This line of thought is sparked by my running across a few articles lately on the demise of middlebrow culture. Before fashionable intellectuals assured us that Hollywood movies and popular music were just as meaningful as Shakespeare and Beethoven, there was a market that mixed together high and low: the middlebrow where large numbers of people could encounter and enjoy small helpings of high culture. Andrés Segovia could appear on the Ed Sullivan Show alongside comedians and popular musicians. Leonard Bernstein could conduct Young People's Concerts on nationwide mainstream television, popular magazines like Life could run photo essays on Renoir next to ones on celebrities' love lives. What these early critics failed to envision was that their corrosive attack on high, but especially middlebrow, culture might be so successful that it could cause both of them to disappear from the cultural mainstream.
And that’s what happened. High culture and the middlebrow died one after the other. Both were victims of relativism—the quasi-religious faith of post-sixties eggheads, who abandoned any notions of objective excellence as culturally determined, or as mere artifacts of exploitation, or as mechanisms of social control, or as all of the above. When the idea of objective merit—one thing is better than another, and here’s why—went away, the aspiration to seek it went away, too.But since high, middle and low art are real things, they still exist. And now we have the somewhat comical situation where pieces of obviously lowbrow culture are presented, reverently, as if they are the best we can do! This week saw the release of a new song. Not just any new song, no, this one is sung by Adele, one of the big stars of today. She won six Grammys in 2012, including album of the year. She is at the very forefront of popular music today. A big pop culture franchise is the James Bond movie series, which has run continuously from 1962 to today. So this week, the release of Adele singing the theme song to the new Bond movie, Skyfall, is a cultural event of some note. It should be illustrating the richness of popular culture, but I think it illustrates rather the poverty of it. Let's have a listen:
Here is what is being said about this:
Multiple Grammy award winner Adele's much-awaited theme song for the latest Bond flick 'Skyfall' has made its debut. While critics are saying it has all the makings of a James Bond classic, the song has already topped iTunes chart.
Every classic James Bond theme has a few key elements: inscrutable lyrics that are mysterious, yet intriguing, acres of swelling strings, hints of composer John Barry's iconic "James Bond Theme" and, of course, the kind of powerhouse pipes that make you sit up and take notice during the credit sequence.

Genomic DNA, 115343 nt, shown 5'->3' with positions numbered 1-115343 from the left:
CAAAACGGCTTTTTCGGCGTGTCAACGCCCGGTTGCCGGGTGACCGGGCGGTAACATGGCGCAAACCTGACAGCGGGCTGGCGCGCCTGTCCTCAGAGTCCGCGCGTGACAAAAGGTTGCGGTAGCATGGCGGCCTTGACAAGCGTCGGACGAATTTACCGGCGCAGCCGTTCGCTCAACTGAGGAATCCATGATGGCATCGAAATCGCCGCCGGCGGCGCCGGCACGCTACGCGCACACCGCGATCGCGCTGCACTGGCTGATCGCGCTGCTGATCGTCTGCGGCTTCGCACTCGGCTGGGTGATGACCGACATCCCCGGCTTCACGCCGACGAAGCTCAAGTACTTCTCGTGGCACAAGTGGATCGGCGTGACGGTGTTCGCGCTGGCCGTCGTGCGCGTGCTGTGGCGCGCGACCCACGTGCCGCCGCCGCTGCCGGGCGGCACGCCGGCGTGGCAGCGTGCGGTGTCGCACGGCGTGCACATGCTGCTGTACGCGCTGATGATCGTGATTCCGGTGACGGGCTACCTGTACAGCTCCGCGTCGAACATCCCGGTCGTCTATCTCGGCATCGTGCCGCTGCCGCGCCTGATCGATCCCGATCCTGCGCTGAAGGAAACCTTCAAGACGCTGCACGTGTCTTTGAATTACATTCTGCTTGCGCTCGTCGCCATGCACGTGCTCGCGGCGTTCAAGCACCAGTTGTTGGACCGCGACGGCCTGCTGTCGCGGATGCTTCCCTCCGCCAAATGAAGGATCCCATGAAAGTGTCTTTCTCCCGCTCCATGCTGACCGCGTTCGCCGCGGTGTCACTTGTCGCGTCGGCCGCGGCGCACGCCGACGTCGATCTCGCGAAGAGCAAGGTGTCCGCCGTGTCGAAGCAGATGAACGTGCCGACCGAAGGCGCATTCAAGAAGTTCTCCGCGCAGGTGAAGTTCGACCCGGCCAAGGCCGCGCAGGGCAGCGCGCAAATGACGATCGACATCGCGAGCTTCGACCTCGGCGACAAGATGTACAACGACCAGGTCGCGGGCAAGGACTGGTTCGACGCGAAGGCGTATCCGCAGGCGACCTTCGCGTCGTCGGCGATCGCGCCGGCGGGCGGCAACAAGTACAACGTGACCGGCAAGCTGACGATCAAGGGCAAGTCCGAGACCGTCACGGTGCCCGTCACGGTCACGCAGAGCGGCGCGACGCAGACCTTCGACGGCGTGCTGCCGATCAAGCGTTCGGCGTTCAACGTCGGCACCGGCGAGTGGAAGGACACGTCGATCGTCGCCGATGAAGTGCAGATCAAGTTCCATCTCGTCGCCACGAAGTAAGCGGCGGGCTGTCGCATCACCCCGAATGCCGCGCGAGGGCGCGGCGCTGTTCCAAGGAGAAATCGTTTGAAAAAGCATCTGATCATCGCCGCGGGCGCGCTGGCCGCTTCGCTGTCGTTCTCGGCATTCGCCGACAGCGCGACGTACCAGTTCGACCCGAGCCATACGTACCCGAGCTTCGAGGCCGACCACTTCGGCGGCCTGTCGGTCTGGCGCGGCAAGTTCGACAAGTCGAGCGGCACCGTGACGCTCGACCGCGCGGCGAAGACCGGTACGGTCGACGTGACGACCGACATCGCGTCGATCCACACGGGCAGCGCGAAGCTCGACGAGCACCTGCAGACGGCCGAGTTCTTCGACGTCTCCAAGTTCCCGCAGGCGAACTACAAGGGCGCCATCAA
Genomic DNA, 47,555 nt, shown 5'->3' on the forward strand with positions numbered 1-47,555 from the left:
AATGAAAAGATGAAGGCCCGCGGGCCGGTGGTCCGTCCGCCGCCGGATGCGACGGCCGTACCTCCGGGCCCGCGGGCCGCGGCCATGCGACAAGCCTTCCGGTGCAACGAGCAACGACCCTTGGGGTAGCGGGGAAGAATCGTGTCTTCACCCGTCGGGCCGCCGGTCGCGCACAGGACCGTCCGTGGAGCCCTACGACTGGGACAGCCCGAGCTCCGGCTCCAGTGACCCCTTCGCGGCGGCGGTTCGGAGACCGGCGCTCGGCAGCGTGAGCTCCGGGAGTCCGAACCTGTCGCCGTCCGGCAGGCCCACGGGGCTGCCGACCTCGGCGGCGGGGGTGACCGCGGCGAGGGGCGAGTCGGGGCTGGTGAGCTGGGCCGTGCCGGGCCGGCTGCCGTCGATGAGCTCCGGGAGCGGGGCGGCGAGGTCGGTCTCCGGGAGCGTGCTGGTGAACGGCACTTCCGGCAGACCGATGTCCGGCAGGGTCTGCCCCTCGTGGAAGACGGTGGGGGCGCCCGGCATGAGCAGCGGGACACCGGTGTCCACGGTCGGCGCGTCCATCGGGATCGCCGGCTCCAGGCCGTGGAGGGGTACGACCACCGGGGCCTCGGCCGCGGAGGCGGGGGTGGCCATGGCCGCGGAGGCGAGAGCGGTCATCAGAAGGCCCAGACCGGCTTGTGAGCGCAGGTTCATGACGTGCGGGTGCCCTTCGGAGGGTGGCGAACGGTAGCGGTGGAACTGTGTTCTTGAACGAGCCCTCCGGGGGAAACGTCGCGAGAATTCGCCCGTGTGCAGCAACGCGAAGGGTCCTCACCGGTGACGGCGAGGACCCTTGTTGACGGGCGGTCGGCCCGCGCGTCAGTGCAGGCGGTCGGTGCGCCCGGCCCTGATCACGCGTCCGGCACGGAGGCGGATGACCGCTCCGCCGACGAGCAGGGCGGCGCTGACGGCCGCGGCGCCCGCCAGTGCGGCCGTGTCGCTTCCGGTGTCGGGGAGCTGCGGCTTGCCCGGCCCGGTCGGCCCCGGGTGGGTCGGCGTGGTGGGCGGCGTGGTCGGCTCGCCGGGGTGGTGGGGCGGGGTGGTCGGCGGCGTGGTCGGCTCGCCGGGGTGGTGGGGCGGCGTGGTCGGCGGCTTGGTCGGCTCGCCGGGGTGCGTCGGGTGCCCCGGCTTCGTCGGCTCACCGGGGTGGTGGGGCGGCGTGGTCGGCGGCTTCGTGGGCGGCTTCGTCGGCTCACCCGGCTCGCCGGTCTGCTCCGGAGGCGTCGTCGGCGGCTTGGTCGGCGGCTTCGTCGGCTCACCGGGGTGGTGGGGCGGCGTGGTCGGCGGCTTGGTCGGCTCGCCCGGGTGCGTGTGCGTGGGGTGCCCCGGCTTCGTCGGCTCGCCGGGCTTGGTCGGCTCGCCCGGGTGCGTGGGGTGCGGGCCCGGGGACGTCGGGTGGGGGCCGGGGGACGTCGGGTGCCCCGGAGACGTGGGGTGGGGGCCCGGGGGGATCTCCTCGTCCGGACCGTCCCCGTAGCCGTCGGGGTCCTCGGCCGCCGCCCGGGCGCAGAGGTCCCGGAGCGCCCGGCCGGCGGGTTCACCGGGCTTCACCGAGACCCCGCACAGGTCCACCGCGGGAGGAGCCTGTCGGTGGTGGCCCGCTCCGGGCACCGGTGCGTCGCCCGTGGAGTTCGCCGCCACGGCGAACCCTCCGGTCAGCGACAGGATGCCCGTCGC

By now you've probably heard Adele's addition to the canon, the lush "Skyfall." The dangerous, sexy orchestral pop number ticks off all the boxes on the Bond must-have list...Here is a 'review' so confused and unreadable I can't even find anything to quote.
One thing is clear, this is supposed to be a top-drawer, no-expense-spared, high quality production--a 'classic' of the current culture. Well, so it is. Adele is a very good singer for a pop singer and the song, with its clever weaving in of melodic and harmonic elements from the original James Bond theme, is well-written for a pop song and the production, with its 70-piece orchestra is well-done for a pop song. But applying a little broader aesthetic criteria, it doesn't come out so well. First of all, those lyrics are an embarrassing collage of cryptic and clichéd. In itself that disqualifies the song for further listening. There is no 'there' there. Secondly, sure, Adele is a good singer, but pop singing is just a small sub-set of singing. There are far, far better singers than this everywhere in the classical world. Take Angela Gheorghiu singing Puccini, for example:
Or Dietrich Fischer-Dieskau singing Schumann:
Now about that production: it is about as generic a ballad as you could imagine. Rhythmically stuck in a rigid backbeat. The orchestra throbbing in a generic way. There were some nice, unanticipated twists in the melody that took advantage of Adele's voice, but while this song might be perfect as a James Bond theme song, as a free-standing piece of music, there's not much to it.
My point with all this is that after fifty years of assiduously trying to beat down middle and highbrow culture, this, the theme song to a James Bond movie, is what you have left as a standard. We are supposed to believe that this is some kind of aesthetic achievement when what it sounds like is a commercial product created by committee. You can destroy high culture in the marketplace and poo-poo it in the academy, but it is still there and as soon as you set an example of the real thing--real musical artistry--alongside the processed musical product of today, it should be obvious to most ears just what has been lost.